eBay For Seniors For Dummies
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eBay offers several kinds of auctions, but for the most part, they all work the same way. An auction is a unique sales event where the exact value of the item for sale is not known. (The price is determined by how much someone is willing to spend.) As a result, eBay auctions involve an element of surprise— not only for the bidder (who may end up with a great deal), but also for the seller (who may end up making a killing).


Here’s how an eBay auction works from both the seller’s and bidder’s perspective:

  • Seller: A seller pays a fee, fills out a form, and sets up the auction, listing the minimum bid that he is willing to accept for the item. Think of an auctioneer at Sotheby’s saying, “The bidding for this diamond necklace begins at $5,000.” You might want to bid $4,000, but the bid won’t be accepted. Sellers can also set a reserve price — sort of a safety net that protects them from losing money on the deal.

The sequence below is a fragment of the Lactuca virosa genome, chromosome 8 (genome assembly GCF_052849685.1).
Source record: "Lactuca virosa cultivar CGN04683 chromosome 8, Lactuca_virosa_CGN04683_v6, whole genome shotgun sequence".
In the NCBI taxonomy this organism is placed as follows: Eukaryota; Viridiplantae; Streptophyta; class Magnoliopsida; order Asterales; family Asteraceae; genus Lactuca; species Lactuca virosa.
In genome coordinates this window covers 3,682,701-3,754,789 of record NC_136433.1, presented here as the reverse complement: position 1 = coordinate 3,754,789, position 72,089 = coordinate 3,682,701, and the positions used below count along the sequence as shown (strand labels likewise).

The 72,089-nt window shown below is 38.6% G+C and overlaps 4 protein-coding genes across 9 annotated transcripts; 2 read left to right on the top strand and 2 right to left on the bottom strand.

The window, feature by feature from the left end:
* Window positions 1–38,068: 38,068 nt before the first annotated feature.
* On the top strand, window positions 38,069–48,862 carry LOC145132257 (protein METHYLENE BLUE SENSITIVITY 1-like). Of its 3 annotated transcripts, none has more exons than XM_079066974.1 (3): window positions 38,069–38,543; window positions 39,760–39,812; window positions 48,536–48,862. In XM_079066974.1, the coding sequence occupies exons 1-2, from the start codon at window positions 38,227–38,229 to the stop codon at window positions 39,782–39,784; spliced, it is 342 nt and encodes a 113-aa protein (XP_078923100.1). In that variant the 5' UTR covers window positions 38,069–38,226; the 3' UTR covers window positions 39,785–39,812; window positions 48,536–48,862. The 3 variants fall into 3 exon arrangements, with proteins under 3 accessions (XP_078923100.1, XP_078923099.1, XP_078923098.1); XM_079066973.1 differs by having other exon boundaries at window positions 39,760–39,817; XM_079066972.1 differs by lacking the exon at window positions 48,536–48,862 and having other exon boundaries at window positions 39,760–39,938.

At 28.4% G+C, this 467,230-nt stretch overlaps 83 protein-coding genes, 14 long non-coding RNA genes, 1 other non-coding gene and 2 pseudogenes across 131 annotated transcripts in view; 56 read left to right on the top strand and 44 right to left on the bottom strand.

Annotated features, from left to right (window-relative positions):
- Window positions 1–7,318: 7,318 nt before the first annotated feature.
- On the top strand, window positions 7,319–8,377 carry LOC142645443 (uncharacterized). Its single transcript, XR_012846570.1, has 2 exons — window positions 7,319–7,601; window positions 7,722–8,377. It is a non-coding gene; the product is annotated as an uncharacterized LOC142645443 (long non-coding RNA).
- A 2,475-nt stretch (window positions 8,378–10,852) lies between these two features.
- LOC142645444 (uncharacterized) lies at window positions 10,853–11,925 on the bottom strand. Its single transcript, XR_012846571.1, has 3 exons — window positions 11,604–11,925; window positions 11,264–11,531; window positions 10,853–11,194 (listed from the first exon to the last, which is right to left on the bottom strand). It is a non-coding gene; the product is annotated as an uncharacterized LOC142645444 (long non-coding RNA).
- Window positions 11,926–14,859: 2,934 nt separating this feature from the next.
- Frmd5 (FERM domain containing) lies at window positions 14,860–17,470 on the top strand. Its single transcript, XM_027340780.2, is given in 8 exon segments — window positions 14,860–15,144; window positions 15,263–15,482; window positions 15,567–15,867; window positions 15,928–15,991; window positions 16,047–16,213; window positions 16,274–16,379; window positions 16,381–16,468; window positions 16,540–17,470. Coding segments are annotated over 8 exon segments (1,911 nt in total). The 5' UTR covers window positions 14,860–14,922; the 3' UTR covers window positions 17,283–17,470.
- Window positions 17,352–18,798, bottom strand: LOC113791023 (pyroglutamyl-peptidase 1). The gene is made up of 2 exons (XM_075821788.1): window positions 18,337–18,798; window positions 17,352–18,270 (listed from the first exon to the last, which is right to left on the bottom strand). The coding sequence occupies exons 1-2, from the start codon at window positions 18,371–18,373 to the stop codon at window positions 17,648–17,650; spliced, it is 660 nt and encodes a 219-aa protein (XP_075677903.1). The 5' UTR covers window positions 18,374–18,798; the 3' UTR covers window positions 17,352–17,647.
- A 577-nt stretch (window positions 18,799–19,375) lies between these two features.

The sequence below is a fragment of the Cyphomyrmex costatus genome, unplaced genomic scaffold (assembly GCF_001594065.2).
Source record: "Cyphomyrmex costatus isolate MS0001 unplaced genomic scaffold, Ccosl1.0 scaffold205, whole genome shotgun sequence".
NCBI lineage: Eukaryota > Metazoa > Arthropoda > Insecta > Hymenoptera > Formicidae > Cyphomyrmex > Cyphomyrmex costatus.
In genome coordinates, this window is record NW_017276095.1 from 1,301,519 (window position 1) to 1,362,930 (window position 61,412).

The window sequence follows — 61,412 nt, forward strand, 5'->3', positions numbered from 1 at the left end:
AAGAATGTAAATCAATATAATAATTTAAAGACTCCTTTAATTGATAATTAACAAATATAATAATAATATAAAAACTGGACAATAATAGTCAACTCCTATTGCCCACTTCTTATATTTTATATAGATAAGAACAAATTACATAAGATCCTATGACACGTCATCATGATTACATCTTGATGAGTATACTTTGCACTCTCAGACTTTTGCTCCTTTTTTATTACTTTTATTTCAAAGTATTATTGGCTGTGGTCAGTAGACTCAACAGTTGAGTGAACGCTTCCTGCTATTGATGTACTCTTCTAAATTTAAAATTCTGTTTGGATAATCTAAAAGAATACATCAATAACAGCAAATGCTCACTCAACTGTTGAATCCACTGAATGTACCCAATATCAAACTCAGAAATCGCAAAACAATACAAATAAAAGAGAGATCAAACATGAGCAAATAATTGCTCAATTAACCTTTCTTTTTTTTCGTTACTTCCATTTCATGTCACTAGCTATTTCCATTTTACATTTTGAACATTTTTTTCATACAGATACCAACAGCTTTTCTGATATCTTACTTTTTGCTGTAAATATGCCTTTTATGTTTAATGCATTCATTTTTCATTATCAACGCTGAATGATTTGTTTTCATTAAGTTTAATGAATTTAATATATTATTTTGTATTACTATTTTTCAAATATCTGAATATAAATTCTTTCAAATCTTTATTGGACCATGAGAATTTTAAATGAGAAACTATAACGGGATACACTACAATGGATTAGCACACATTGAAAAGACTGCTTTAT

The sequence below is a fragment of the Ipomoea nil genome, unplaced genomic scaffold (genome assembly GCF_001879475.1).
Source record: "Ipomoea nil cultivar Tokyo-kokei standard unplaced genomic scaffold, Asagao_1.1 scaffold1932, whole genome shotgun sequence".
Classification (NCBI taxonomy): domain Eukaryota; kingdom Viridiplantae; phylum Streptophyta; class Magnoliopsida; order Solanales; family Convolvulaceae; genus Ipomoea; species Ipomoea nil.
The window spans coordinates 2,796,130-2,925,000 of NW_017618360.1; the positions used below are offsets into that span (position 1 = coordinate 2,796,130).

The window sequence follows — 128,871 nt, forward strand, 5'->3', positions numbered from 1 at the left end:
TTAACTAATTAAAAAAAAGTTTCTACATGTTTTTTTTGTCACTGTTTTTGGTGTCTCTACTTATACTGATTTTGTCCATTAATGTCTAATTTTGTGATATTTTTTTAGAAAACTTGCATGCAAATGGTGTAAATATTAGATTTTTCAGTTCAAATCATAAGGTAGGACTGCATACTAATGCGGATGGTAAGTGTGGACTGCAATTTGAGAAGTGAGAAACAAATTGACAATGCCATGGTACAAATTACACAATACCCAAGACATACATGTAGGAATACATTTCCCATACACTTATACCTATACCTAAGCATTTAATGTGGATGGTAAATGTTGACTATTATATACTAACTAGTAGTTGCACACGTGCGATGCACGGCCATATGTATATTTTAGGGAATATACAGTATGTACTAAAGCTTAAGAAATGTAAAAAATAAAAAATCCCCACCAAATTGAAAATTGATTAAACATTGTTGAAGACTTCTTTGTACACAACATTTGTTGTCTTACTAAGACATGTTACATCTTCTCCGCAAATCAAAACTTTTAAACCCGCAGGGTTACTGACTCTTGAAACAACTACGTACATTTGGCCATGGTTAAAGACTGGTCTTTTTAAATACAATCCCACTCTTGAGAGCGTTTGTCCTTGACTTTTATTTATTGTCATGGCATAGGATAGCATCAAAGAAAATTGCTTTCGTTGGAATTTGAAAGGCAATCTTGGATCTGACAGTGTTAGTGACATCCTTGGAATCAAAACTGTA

• Bidder: Bidders duke it out over a period of time (the minimum is one day, but most auctions last a week or even longer) until one comes out victorious. Big surprise, the highest bidder wins! The tricky thing about participating in an auction is that no one knows the final price an item goes for until the last second of the auction.

Unlike “traditional” live auctions that end with the familiar phrase “Going once, going twice, sold!” eBay auctions are controlled by the clock. The seller pays a fee and lists the item on the site for a predetermined period of time; the highest bidder when the clock runs out takes home the prize.

About This Article

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About the book author:

Marsha Collier is a renowned social media strategist and bestselling author. She authored all editions of eBay For Dummies and co-hosts Computer and Technology Radio. Marsha even made headlines in 2014 when her husband proposed to her over Twitter—the first social media engagement on record!

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